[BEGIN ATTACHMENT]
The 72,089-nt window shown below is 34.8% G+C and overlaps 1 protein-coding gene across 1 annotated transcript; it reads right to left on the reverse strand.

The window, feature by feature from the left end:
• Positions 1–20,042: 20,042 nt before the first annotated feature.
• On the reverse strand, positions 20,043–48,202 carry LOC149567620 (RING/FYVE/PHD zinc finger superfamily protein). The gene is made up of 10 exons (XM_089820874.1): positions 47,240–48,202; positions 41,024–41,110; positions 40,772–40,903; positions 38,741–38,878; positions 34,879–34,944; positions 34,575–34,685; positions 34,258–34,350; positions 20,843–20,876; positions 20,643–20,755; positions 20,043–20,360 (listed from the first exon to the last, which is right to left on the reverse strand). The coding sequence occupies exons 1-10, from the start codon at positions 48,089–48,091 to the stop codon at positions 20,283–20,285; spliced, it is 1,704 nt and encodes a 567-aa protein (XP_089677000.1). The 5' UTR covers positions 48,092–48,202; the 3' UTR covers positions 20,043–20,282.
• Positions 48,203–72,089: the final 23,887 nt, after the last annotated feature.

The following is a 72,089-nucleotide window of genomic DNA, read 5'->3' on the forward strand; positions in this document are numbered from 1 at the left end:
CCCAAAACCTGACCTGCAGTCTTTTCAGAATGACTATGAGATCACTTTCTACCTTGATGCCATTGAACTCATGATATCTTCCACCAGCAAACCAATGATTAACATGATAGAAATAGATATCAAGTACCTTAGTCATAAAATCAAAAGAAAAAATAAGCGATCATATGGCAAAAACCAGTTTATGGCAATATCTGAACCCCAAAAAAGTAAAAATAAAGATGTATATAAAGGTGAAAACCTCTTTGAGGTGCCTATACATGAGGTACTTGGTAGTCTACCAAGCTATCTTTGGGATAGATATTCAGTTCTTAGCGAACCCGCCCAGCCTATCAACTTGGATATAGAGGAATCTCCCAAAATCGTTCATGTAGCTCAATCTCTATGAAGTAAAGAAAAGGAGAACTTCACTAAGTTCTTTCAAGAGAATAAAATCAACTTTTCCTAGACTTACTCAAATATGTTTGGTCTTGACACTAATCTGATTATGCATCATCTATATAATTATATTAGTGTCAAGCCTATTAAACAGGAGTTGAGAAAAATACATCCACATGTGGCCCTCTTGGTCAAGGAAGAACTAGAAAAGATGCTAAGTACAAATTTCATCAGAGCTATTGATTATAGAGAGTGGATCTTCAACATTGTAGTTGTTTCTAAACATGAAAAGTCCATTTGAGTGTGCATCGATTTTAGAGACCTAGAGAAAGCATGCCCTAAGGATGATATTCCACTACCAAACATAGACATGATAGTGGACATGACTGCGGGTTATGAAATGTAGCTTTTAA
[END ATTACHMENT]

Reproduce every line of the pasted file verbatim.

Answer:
The 72,089-nt window shown below is 34.8% G+C and overlaps 1 protein-coding gene across 1 annotated transcript; it reads right to left on the reverse strand.

The window, feature by feature from the left end:
• Positions 1–20,042: 20,042 nt before the first annotated feature.
• On the reverse strand, positions 20,043–48,202 carry LOC149567620 (RING/FYVE/PHD zinc finger superfamily protein). The gene is made up of 10 exons (XM_089820874.1): positions 47,240–48,202; positions 41,024–41,110; positions 40,772–40,903; positions 38,741–38,878; positions 34,879–34,944; positions 34,575–34,685; positions 34,258–34,350; positions 20,843–20,876; positions 20,643–20,755; positions 20,043–20,360 (listed from the first exon to the last, which is right to left on the reverse strand). The coding sequence occupies exons 1-10, from the start codon at positions 48,089–48,091 to the stop codon at positions 20,283–20,285; spliced, it is 1,704 nt and encodes a 567-aa protein (XP_089677000.1). The 5' UTR covers positions 48,092–48,202; the 3' UTR covers positions 20,043–20,282.
• Positions 48,203–72,089: the final 23,887 nt, after the last annotated feature.

The following is a 72,089-nucleotide window of genomic DNA, read 5'->3' on the forward strand; positions in this document are numbered from 1 at the left end:
CCCAAAACCTGACCTGCAGTCTTTTCAGAATGACTATGAGATCACTTTCTACCTTGATGCCATTGAACTCATGATATCTTCCACCAGCAAACCAATGATTAACATGATAGAAATAGATATCAAGTACCTTAGTCATAAAATCAAAAGAAAAAATAAGCGATCATATGGCAAAAACCAGTTTATGGCAATATCTGAACCCCAAAAAAGTAAAAATAAAGATGTATATAAAGGTGAAAACCTCTTTGAGGTGCCTATACATGAGGTACTTGGTAGTCTACCAAGCTATCTTTGGGATAGATATTCAGTTCTTAGCGAACCCGCCCAGCCTATCAACTTGGATATAGAGGAATCTCCCAAAATCGTTCATGTAGCTCAATCTCTATGAAGTAAAGAAAAGGAGAACTTCACTAAGTTCTTTCAAGAGAATAAAATCAACTTTTCCTAGACTTACTCAAATATGTTTGGTCTTGACACTAATCTGATTATGCATCATCTATATAATTATATTAGTGTCAAGCCTATTAAACAGGAGTTGAGAAAAATACATCCACATGTGGCCCTCTTGGTCAAGGAAGAACTAGAAAAGATGCTAAGTACAAATTTCATCAGAGCTATTGATTATAGAGAGTGGATCTTCAACATTGTAGTTGTTTCTAAACATGAAAAGTCCATTTGAGTGTGCATCGATTTTAGAGACCTAGAGAAAGCATGCCCTAAGGATGATATTCCACTACCAAACATAGACATGATAGTGGACATGACTGCGGGTTATGAAATGTAGCTTTTAA